Monday, 4 December 2017

War with North Korea "is getting close"

Senator Tells Pentagon "Begin Moving Dependents OUT of South Korea" -- War with North Korea "is getting close" MORE: EXPECT SEVERE U.S. RESPONSE TO ANOTHER NUKE TEST

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3 December, 2017

UPDATED 5:04  :18  :26 :38 PM EST (See Bottom) -- Senator Lindsay Graham has now publicly told the Pentagon to begin moving the Dependents of US Troops (Spouses and Children) OUT o South Korea because "War with North Korea is getting close."
The is a developing story, please check back for updates.



Graham, a member of the Senate Armed Services Committee, said he will also urge the Pentagon not to send any more dependents to South Korea.
"It's crazy to send spouses and children to South Korea, given the provocation of North Korea. South Korea should be an unaccompanied tour," the South Carolina Republican said on CBS' "Face the Nation." ''So, I want them to stop sending dependents, and I think it's now time to start moving American dependents out of South Korea."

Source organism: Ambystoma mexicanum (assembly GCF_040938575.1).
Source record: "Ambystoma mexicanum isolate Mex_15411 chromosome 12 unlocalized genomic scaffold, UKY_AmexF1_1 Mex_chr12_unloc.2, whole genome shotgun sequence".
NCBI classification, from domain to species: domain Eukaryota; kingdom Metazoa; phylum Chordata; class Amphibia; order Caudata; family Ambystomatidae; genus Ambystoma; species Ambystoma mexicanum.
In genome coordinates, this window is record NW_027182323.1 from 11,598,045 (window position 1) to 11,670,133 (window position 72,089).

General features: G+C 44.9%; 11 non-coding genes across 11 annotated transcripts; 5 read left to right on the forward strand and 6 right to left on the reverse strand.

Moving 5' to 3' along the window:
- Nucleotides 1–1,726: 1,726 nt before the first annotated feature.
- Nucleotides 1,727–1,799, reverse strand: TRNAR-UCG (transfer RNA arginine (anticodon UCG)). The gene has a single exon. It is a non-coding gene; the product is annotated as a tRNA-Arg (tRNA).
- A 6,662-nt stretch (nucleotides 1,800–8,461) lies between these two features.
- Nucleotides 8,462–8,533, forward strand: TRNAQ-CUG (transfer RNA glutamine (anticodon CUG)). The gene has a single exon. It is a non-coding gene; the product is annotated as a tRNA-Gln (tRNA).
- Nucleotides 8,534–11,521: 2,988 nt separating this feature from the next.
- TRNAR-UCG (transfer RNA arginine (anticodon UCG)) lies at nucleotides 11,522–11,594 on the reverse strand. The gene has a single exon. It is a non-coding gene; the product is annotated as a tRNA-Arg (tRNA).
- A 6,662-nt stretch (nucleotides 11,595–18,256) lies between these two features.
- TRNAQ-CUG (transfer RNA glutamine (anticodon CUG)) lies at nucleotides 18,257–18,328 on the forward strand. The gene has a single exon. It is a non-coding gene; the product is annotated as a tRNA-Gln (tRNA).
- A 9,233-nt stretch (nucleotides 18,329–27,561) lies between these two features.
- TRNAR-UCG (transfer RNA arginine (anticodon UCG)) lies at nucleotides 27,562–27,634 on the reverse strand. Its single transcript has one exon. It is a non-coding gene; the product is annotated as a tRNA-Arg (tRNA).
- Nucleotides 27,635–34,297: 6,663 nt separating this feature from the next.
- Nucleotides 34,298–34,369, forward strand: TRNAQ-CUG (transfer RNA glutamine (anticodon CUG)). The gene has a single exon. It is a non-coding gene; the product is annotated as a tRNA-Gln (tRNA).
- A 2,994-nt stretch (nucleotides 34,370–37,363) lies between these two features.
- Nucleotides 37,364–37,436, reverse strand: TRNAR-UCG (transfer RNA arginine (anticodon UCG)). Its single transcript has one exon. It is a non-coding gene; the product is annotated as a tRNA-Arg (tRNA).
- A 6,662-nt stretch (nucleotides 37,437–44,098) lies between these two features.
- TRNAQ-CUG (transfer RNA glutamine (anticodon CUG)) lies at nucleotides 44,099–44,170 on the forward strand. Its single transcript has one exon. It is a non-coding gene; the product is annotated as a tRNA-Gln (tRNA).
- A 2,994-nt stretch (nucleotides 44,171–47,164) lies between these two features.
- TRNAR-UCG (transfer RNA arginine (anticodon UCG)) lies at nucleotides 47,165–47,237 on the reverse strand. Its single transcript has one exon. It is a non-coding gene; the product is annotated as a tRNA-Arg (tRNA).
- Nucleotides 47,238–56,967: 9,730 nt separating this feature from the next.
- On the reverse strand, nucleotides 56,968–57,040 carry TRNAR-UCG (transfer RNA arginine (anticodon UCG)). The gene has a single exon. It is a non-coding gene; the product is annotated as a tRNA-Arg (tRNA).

About 28,500 U.S. troops are stationed in South Korea to deter potential aggression from the North.
Last week, North Korea shattered 2½ months of relative quiet by firing off an intercontinental ballistic missile that some observers say showed the reclusive country's ability to strike the U.S. East Coast. It was North Korea's most powerful weapons test yet.
The launch was a message of defiance to President Donald Trump's administration, which a week earlier had restored North Korea to a U.S. list of terror sponsors. It also hurt nascent diplomatic efforts and raised fears of a pre-emptive U.S. strike. Threats traded by Trump and North Korean leader Kim Jong Un have further stoked fears of war.
Graham expressed confidence in the Trump administration's ability to manage the growing conflict with North Korea.
"He's got the best national security team of anybody I have seen since I have been in Washington," said Graham, who has served in Congress since 1995.
The Trump administration has vowed to deny North Korea the capability of striking the U.S. homeland with a nuclear-tipped missile.
"Denial means pre-emptive war as a last resort. The pre-emption is becoming more likely as their technology matures," Graham told CBS. "I think we're really running out of time. The Chinese are trying, but ineffectively. If there's another underground nuclear test, then you need to get ready for a very serious response by the United States."